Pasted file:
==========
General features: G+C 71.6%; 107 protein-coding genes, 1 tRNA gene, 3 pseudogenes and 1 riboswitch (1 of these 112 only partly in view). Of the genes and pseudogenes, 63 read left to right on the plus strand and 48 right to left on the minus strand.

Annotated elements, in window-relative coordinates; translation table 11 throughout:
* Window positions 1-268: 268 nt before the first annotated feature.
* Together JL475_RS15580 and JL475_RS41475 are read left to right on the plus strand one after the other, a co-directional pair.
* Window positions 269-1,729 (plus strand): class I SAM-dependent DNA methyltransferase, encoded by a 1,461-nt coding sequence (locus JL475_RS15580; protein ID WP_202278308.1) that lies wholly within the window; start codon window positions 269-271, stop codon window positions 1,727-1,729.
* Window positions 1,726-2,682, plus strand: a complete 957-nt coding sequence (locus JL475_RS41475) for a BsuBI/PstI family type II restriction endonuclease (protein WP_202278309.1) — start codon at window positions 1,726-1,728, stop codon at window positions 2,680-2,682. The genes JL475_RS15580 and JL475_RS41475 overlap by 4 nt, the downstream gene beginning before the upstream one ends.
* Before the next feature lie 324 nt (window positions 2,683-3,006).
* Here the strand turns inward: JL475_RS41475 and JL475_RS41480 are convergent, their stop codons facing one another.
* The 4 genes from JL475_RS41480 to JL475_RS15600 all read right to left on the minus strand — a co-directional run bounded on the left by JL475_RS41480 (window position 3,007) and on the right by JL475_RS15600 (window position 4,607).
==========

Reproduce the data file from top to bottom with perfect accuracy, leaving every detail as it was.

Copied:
General features: G+C 71.6%; 107 protein-coding genes, 1 tRNA gene, 3 pseudogenes and 1 riboswitch (1 of these 112 only partly in view). Of the genes and pseudogenes, 63 read left to right on the plus strand and 48 right to left on the minus strand.

Annotated elements, in window-relative coordinates; translation table 11 throughout:
* Window positions 1-268: 268 nt before the first annotated feature.
* Together JL475_RS15580 and JL475_RS41475 are read left to right on the plus strand one after the other, a co-directional pair.
* Window positions 269-1,729 (plus strand): class I SAM-dependent DNA methyltransferase, encoded by a 1,461-nt coding sequence (locus JL475_RS15580; protein ID WP_202278308.1) that lies wholly within the window; start codon window positions 269-271, stop codon window positions 1,727-1,729.
* Window positions 1,726-2,682, plus strand: a complete 957-nt coding sequence (locus JL475_RS41475) for a BsuBI/PstI family type II restriction endonuclease (protein WP_202278309.1) — start codon at window positions 1,726-1,728, stop codon at window positions 2,680-2,682. The genes JL475_RS15580 and JL475_RS41475 overlap by 4 nt, the downstream gene beginning before the upstream one ends.
* Before the next feature lie 324 nt (window positions 2,683-3,006).
* Here the strand turns inward: JL475_RS41475 and JL475_RS41480 are convergent, their stop codons facing one another.
* The 4 genes from JL475_RS41480 to JL475_RS15600 all read right to left on the minus strand — a co-directional run bounded on the left by JL475_RS41480 (window position 3,007) and on the right by JL475_RS15600 (window position 4,607).